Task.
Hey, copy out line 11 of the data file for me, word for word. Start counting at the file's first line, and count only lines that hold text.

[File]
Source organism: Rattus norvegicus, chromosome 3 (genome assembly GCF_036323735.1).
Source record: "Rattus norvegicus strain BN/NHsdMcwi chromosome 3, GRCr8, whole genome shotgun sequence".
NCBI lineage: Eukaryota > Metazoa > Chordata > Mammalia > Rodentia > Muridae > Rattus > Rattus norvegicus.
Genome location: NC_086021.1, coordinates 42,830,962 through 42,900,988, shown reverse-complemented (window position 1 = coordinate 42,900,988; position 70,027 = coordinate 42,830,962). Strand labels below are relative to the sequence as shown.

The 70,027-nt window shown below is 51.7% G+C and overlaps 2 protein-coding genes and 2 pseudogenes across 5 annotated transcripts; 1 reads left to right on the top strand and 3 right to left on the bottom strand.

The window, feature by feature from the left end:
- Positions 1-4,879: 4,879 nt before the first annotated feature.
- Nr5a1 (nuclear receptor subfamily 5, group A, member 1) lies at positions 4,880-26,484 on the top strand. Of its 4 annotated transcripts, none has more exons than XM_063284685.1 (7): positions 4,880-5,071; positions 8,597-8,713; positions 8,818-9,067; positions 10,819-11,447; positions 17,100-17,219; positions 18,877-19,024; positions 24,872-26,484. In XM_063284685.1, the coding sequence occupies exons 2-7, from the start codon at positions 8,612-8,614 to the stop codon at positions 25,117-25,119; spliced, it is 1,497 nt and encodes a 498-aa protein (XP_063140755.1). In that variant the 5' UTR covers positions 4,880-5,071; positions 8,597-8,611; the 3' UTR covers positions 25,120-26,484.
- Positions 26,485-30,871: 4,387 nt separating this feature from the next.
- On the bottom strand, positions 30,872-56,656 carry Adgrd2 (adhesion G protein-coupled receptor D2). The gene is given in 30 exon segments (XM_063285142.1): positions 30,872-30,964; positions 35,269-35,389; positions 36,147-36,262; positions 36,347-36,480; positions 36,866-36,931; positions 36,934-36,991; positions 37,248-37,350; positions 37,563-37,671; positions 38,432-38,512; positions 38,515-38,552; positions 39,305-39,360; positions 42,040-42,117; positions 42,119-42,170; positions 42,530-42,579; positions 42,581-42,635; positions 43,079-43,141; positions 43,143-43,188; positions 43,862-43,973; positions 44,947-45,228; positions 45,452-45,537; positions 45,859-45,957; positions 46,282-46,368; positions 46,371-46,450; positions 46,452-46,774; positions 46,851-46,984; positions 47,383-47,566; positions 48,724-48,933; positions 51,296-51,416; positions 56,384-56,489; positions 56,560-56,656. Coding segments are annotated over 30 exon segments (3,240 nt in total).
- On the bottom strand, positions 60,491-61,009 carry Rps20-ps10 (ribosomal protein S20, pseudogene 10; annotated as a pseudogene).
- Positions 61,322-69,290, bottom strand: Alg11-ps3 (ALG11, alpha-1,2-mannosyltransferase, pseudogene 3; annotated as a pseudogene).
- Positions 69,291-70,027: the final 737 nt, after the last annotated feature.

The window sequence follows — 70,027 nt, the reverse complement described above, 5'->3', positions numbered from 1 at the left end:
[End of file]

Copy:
- On the bottom strand, positions 60,491-61,009 carry Rps20-ps10 (ribosomal protein S20, pseudogene 10; annotated as a pseudogene).